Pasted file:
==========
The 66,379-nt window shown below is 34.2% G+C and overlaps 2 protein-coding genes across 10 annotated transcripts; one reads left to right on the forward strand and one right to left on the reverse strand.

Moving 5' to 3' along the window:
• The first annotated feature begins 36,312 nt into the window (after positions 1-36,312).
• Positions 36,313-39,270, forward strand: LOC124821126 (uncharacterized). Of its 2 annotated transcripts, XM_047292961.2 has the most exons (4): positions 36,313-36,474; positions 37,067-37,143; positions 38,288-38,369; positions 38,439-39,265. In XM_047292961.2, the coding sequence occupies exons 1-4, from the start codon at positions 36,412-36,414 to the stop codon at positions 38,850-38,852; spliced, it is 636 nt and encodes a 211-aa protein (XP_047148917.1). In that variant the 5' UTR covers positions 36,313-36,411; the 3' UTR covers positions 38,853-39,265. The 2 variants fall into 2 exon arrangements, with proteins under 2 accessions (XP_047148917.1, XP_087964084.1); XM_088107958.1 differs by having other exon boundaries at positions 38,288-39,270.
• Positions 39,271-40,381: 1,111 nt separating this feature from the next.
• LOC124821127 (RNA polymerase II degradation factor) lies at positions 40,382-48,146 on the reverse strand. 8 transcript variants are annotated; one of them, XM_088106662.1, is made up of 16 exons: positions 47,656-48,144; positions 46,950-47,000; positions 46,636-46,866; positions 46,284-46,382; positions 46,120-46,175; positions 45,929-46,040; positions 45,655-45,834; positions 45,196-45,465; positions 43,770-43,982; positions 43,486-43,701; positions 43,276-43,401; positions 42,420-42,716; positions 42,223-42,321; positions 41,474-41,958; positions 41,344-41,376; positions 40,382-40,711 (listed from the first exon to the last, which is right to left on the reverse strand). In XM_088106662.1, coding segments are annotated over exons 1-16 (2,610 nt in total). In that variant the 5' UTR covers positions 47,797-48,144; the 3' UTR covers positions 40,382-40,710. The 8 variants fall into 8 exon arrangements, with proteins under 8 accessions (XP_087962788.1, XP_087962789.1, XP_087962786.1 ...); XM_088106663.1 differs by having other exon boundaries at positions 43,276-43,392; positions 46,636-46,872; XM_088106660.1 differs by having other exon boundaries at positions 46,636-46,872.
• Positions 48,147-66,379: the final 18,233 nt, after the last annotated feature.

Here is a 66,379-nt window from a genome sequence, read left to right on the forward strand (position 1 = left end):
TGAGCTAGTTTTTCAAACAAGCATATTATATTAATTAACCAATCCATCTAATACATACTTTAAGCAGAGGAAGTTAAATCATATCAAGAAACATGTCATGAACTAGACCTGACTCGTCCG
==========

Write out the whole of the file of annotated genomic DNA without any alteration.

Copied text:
The 66,379-nt window shown below is 34.2% G+C and overlaps 2 protein-coding genes across 10 annotated transcripts; one reads left to right on the forward strand and one right to left on the reverse strand.

Moving 5' to 3' along the window:
• The first annotated feature begins 36,312 nt into the window (after positions 1-36,312).
• Positions 36,313-39,270, forward strand: LOC124821126 (uncharacterized). Of its 2 annotated transcripts, XM_047292961.2 has the most exons (4): positions 36,313-36,474; positions 37,067-37,143; positions 38,288-38,369; positions 38,439-39,265. In XM_047292961.2, the coding sequence occupies exons 1-4, from the start codon at positions 36,412-36,414 to the stop codon at positions 38,850-38,852; spliced, it is 636 nt and encodes a 211-aa protein (XP_047148917.1). In that variant the 5' UTR covers positions 36,313-36,411; the 3' UTR covers positions 38,853-39,265. The 2 variants fall into 2 exon arrangements, with proteins under 2 accessions (XP_047148917.1, XP_087964084.1); XM_088107958.1 differs by having other exon boundaries at positions 38,288-39,270.
• Positions 39,271-40,381: 1,111 nt separating this feature from the next.
• LOC124821127 (RNA polymerase II degradation factor) lies at positions 40,382-48,146 on the reverse strand. 8 transcript variants are annotated; one of them, XM_088106662.1, is made up of 16 exons: positions 47,656-48,144; positions 46,950-47,000; positions 46,636-46,866; positions 46,284-46,382; positions 46,120-46,175; positions 45,929-46,040; positions 45,655-45,834; positions 45,196-45,465; positions 43,770-43,982; positions 43,486-43,701; positions 43,276-43,401; positions 42,420-42,716; positions 42,223-42,321; positions 41,474-41,958; positions 41,344-41,376; positions 40,382-40,711 (listed from the first exon to the last, which is right to left on the reverse strand). In XM_088106662.1, coding segments are annotated over exons 1-16 (2,610 nt in total). In that variant the 5' UTR covers positions 47,797-48,144; the 3' UTR covers positions 40,382-40,710. The 8 variants fall into 8 exon arrangements, with proteins under 8 accessions (XP_087962788.1, XP_087962789.1, XP_087962786.1 ...); XM_088106663.1 differs by having other exon boundaries at positions 43,276-43,392; positions 46,636-46,872; XM_088106660.1 differs by having other exon boundaries at positions 46,636-46,872.
• Positions 48,147-66,379: the final 18,233 nt, after the last annotated feature.

Here is a 66,379-nt window from a genome sequence, read left to right on the forward strand (position 1 = left end):
TGAGCTAGTTTTTCAAACAAGCATATTATATTAATTAACCAATCCATCTAATACATACTTTAAGCAGAGGAAGTTAAATCATATCAAGAAACATGTCATGAACTAGACCTGACTCGTCCG